09.

09.This Russian market Zorki 5 was a really cool find on Ebay. Fujifilm X-Pro1 35mm lens at f/2.5, 1/125th second at ISO 800

10.

10. The retractable lens on the Zorki reminds me of the retractable Sonnar lens on my Rollei 35s. I used the a high vantage point and a negative composition to add tension. Fujifilm X-Pro1 35mm lens at f/2.5, 1/125th second at ISO 800

11.

11. In the cellar with Chloe-Jasmine and a pair of Lupolux LED lights. I set the two lights and connected them to these inverters as there is no mains power in the cellar at Pipewell. Fujifilm 18-55mm zoom set to 18mm at f/2.8. ISO 800 for 1/60th second. We had fun shooting in the cellar with three video camera operators shooting on Canon 5D mk2s, a production director and a sound recordist.

12.

12. Jamie getting stuck in to shifting the barrels. I lit Jamie with two lights, a Lupolux 1000 and Scattergel™ as a key light and a Lupolux 650 as a kick light. These Lupolux LED lights are a perfect shooting kit. ISO 1250, 18-55mm lens at 18mm setting f/2.8 for 1/125th second.

13.

13. A low key shot of Jamie with the pistol in exactly the same spot as I shot Chloe-Jasmine high key earlier. In the video I explain and show how to establish shadow depth, set the image contrast and add punch to the portraits. Fujifilm X-Pro1 with 35mm lens at f/2.5 for 1/125th second with ISO 800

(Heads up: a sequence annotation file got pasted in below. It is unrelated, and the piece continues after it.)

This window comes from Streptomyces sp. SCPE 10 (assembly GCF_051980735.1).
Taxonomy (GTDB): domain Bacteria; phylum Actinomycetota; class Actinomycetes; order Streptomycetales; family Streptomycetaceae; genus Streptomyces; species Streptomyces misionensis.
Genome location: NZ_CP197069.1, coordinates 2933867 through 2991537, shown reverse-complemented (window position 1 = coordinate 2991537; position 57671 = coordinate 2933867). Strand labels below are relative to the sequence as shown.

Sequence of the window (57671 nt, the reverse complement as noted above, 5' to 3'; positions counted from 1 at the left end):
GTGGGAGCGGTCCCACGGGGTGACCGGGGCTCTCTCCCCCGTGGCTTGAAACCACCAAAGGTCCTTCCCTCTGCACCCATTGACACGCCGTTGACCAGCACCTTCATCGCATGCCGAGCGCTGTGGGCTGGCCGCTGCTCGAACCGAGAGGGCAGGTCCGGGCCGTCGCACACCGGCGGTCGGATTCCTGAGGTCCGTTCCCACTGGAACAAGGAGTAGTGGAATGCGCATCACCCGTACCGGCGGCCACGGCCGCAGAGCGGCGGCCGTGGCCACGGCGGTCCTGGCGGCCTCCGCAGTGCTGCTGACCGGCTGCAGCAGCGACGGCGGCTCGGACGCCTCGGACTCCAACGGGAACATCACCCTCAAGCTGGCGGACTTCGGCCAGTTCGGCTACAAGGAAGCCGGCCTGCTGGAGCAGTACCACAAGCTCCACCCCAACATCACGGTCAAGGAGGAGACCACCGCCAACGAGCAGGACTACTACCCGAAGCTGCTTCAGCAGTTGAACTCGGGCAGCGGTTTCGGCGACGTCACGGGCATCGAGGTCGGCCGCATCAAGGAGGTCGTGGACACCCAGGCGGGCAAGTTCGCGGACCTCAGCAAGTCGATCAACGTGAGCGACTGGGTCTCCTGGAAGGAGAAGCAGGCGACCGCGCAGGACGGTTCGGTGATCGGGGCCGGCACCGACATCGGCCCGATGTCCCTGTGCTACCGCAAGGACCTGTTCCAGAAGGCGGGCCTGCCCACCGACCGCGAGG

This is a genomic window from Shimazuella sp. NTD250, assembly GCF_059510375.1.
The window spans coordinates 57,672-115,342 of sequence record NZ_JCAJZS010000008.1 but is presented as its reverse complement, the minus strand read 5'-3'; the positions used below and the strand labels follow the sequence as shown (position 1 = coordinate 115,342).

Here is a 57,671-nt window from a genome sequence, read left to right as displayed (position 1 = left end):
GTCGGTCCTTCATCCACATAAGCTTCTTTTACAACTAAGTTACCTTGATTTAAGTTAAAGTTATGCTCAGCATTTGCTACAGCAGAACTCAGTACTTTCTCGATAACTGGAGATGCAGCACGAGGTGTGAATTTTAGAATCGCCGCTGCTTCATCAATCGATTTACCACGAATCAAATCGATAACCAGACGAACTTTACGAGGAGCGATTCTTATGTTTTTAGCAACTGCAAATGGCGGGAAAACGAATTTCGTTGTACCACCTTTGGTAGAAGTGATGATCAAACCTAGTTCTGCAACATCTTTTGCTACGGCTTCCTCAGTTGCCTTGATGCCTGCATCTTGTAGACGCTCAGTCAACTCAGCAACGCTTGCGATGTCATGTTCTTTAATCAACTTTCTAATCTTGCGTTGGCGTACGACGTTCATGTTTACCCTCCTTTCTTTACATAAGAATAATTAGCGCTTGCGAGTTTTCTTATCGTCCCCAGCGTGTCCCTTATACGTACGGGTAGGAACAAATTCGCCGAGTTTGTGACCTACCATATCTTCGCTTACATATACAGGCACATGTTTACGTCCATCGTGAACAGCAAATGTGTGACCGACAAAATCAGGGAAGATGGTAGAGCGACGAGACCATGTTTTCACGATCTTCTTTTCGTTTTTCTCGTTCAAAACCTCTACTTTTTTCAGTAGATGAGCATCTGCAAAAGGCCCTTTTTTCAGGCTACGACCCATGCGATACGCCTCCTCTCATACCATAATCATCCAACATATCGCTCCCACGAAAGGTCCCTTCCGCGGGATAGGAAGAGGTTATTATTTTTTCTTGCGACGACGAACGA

14.

14. Jamie in the same spot as the shot above. Shooting with the camera set to manual exposure gives a consistent look throughout a set of pictures. Fujifilm X-Pro1 with 35mm lens at f/2.5 for 1/125th second with ISO 800

15.

15. This classic movie scene uses 7 lights including the Chandelier and the table lamp. It is the most complicated rig on the video but it’s all quite straightforward when I explain and rig each light in turn. Fujifilm X-Pro1 with 18-55mm lens at 27mm setting. f/3.2 ISO 800 at 1/30th second.

16.

16. This shot was taken a moment after the one above. This zoom range is perfect for interior portraits. Fujifilm X-Pro1 with 18-55mm lens at the 55mm setting. f/4.0 ISO 800 and 1/30th second. I was very surprised with the ‘kit’ zoom lens performance when I first tried it. I was thinking that f/4 at the 55mm end was going to be disappointing for background bokeh. I was wrong. It’s another optical masterpiece with a creamy unfussy out of focus character.

17.

17. Fuji X-Pro1 35mm lens at f/2.8. ISO 800, 1/125th second. I shot through the chandelier holding the camera above my head. Something that’s not easy to do with an SLR. The LCD display on the Fuji is just perfect in such situations. I lit this frame with the Arri 300 and Lowel iD light combination.

18.